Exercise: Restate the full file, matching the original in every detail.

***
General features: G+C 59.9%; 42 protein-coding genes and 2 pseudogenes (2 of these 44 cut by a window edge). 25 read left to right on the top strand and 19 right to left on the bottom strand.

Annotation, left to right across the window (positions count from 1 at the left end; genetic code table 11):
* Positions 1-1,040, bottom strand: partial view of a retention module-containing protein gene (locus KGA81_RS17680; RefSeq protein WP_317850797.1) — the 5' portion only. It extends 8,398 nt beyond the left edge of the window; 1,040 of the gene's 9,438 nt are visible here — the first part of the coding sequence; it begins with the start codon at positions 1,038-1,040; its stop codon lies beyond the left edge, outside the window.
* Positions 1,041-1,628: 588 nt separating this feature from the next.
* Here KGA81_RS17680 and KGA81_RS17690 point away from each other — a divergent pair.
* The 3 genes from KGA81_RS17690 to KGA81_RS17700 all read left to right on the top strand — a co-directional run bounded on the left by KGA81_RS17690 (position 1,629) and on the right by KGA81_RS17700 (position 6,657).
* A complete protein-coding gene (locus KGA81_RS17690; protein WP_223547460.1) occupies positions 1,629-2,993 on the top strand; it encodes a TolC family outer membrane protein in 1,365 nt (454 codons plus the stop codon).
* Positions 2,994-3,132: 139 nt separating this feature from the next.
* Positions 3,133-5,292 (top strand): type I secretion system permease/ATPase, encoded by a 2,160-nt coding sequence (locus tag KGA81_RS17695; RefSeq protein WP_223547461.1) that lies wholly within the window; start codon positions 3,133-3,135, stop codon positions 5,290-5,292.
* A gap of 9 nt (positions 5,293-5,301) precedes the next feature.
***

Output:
General features: G+C 59.9%; 42 protein-coding genes and 2 pseudogenes (2 of these 44 cut by a window edge). 25 read left to right on the top strand and 19 right to left on the bottom strand.

Annotation, left to right across the window (positions count from 1 at the left end; genetic code table 11):
* Positions 1-1,040, bottom strand: partial view of a retention module-containing protein gene (locus KGA81_RS17680; RefSeq protein WP_317850797.1) — the 5' portion only. It extends 8,398 nt beyond the left edge of the window; 1,040 of the gene's 9,438 nt are visible here — the first part of the coding sequence; it begins with the start codon at positions 1,038-1,040; its stop codon lies beyond the left edge, outside the window.
* Positions 1,041-1,628: 588 nt separating this feature from the next.
* Here KGA81_RS17680 and KGA81_RS17690 point away from each other — a divergent pair.
* The 3 genes from KGA81_RS17690 to KGA81_RS17700 all read left to right on the top strand — a co-directional run bounded on the left by KGA81_RS17690 (position 1,629) and on the right by KGA81_RS17700 (position 6,657).
* A complete protein-coding gene (locus KGA81_RS17690; protein WP_223547460.1) occupies positions 1,629-2,993 on the top strand; it encodes a TolC family outer membrane protein in 1,365 nt (454 codons plus the stop codon).
* Positions 2,994-3,132: 139 nt separating this feature from the next.
* Positions 3,133-5,292 (top strand): type I secretion system permease/ATPase, encoded by a 2,160-nt coding sequence (locus tag KGA81_RS17695; RefSeq protein WP_223547461.1) that lies wholly within the window; start codon positions 3,133-3,135, stop codon positions 5,290-5,292.
* A gap of 9 nt (positions 5,293-5,301) precedes the next feature.